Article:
Privacy - the new normal and how to live with it
Google hit the headlines last week for all the wrong reasons, earning itself a £44 million fine from the French data protection authority CNIL. While Google has announced that it will appeal, the reasons for the ruling are significant. CNIL argues that Google had not been sufficiently transparent with its users that it is their consent which forms the basis on which their data will be processed, not the search engine’s legitimate interest.
Perhaps the only organisation to be grateful for the fine was Facebook, if only because it gave the social network a break from being in the media for all the wrong reasons. From Instagram to YouTube, targeted ads to keyword-triggered search results, what the digital giants have discovered is that compliance with the General Data Protection Regulation (GDPR) is not easy.
Today’s annual celebration of Data Privacy Day - an idea conceived by the Council of Europe back in 2007 - serves to underline just how much things have changed in that time. Not least the rebalancing of power within the data-value exchange between brands and consumers.
For any business which does not have the engineering and legal teams at the disposal of Google and Facebook, the new direction of travel by regulators might be a cause for concern. After all, if these dominant and highly-resourced operations can not get it right, how can you? Perhaps just as significant is a question even major brands have struggled to come to terms with - if we are using the digital marketing eco-system, including Google and Facebook, but also any other digital or cloud-based platform, what does that mean for our own GDPR compliance?
"Complex data supply and support underpins modern business."
Few organisations now operate without some degree of involvement with third-party service providers, especially in the data arena and particularly for digital marketing. It may be the use of a cloud-based HR app in which the personal information on employees is stored or a customer data platform operated in Amazon Web Services. All of them involve activities that need to be examined for conformity with the Regulation, from how data subjects were informed (and if necessary gave their consent) about data processing to data transfers in and out of the European Union.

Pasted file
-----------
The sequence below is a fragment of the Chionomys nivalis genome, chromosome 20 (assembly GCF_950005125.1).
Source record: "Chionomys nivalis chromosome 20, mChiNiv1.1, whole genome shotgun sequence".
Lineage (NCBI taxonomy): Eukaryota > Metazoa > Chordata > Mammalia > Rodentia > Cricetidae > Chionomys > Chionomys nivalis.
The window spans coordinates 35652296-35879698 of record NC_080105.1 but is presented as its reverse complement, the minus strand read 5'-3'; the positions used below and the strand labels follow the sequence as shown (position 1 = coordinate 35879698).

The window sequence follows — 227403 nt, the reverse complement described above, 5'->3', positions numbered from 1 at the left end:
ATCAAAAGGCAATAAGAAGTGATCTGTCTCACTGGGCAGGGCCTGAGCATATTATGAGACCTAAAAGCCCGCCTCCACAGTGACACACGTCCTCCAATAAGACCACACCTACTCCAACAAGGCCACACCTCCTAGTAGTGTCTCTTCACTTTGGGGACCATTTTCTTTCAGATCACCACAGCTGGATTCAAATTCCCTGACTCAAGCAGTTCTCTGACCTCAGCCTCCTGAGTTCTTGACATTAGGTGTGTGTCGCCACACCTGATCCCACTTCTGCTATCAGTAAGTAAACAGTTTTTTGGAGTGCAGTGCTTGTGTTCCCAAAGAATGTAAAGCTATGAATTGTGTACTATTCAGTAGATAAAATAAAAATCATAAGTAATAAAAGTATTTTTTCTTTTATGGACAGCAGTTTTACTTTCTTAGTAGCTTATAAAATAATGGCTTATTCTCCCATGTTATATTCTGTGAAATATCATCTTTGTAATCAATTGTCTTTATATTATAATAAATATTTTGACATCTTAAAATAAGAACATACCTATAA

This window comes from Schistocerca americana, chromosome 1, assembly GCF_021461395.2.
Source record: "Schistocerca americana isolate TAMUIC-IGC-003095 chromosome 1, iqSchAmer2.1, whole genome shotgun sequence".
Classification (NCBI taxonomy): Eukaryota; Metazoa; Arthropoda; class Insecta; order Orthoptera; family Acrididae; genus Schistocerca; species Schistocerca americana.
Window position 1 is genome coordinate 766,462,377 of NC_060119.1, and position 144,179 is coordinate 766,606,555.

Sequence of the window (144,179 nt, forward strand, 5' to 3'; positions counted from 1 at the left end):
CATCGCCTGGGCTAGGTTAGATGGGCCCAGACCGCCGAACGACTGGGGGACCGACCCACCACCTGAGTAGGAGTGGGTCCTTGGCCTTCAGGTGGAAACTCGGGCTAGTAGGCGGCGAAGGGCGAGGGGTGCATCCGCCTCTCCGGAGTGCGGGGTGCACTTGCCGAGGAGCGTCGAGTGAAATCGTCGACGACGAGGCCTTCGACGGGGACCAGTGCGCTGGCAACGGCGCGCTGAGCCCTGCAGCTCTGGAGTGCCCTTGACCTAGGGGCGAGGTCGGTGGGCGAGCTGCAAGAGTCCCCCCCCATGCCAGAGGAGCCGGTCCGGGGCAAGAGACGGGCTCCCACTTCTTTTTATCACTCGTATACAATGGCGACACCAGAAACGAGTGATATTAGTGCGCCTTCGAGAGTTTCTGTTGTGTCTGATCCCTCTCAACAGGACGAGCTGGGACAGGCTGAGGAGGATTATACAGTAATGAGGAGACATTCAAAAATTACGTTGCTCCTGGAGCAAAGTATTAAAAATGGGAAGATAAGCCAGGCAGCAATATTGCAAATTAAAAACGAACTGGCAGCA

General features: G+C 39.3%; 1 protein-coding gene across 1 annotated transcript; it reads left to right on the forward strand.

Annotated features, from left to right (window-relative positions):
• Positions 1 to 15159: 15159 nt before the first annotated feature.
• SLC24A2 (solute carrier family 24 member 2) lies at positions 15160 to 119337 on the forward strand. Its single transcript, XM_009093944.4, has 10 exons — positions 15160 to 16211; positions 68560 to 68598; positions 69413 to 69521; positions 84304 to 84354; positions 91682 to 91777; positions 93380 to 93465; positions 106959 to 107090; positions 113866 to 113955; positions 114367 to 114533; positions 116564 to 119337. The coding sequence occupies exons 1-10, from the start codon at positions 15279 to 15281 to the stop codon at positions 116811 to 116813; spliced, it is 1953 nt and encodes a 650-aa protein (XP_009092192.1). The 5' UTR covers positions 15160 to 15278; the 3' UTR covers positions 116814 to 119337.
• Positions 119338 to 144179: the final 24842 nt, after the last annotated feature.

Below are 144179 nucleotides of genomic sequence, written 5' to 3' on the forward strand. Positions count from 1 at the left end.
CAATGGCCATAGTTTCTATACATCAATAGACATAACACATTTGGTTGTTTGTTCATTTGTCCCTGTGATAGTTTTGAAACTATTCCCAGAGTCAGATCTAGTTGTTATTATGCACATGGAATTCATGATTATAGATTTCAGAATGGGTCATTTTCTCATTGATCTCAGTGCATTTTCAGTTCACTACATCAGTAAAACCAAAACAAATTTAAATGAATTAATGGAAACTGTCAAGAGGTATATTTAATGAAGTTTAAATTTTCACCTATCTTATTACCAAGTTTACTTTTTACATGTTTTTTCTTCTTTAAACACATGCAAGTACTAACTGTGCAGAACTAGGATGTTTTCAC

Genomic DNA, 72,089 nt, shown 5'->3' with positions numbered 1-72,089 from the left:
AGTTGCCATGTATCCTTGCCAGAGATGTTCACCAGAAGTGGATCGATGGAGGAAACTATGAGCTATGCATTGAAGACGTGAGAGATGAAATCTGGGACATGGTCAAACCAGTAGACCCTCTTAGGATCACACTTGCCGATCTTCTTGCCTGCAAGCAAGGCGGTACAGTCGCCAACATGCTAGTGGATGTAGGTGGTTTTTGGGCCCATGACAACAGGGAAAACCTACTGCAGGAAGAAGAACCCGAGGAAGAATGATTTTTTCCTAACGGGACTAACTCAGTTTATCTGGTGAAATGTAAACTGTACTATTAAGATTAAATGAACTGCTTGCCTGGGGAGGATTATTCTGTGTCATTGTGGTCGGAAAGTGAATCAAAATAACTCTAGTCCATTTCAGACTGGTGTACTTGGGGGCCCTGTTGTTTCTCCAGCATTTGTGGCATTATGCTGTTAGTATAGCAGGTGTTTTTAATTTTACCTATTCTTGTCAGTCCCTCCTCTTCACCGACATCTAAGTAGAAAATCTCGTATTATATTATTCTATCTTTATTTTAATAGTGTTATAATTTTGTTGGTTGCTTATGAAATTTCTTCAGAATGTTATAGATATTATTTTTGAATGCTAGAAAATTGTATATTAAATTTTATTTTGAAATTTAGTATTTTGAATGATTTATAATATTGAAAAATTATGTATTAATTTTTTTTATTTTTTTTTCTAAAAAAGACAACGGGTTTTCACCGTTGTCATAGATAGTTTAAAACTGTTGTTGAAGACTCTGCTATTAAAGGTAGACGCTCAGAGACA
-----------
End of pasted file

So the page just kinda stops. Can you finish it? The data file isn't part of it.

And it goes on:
It is this complex data supply and support which underpins modern business that is proving particularly challenging to understand and manage. You only need to look at the delays caused to the new ePrivacy Regulation as a result of its complexity to understand the scale of the problem.
But that does not mean you can not make a start or even get your own organisation ready for compliance.
DQM GRC offers a six-step process for managing the risks and threats to compliance with GDPR that third-party services can cause. Making use of this not only provides a reassurance to your organisation that is has a proper understanding of those risks, it also helps to meet the accountability principle of GDPR through documenting your data infrastructure.
Many of the service providers within this data supply and support chain have recognised that they need to be able to demonstrate their own compliance. So they have appropriate measures in place, including standard clauses in contracts that have been pre-approved and even anticipate that they may be audited. It is those you discover who resist any of these measures that rapidly identify themselves as a threat. One major upside of GDPR has been to force such marginal operations to change - or force them out of business.
For your own organisation, a critical question is how to operate on a privacy-by-design basis. Pivoting towards this model may actually prove easier for you than it is for the likes of Google or Facebook, whose origins are in the pre-Regulation world where data controllers set the terms of engagement and data was considered a free resource. That is slowly changing for them - your own progress can be more rapid, not least once you understand exactly where you stand with regards to the eco-system.
What is changing fast is the way consumers themselves view their relationship with privacy and data protection. In research carried out by DataIQ in association with DQM GRC (available here on the DQM GRC website) in 2018, there was a clear foreshadowing of an era in which engagement with services (initially, at least) should be anonymous and not require the sharing of any data (see chart). With a majority saying they would prefer not to provide any personal information when using the services provided by the likes of Google and Facebook, it is clear that privacy is the new normal. What remains is to ensure your organisation is on the right side of this deal, especially today of all days.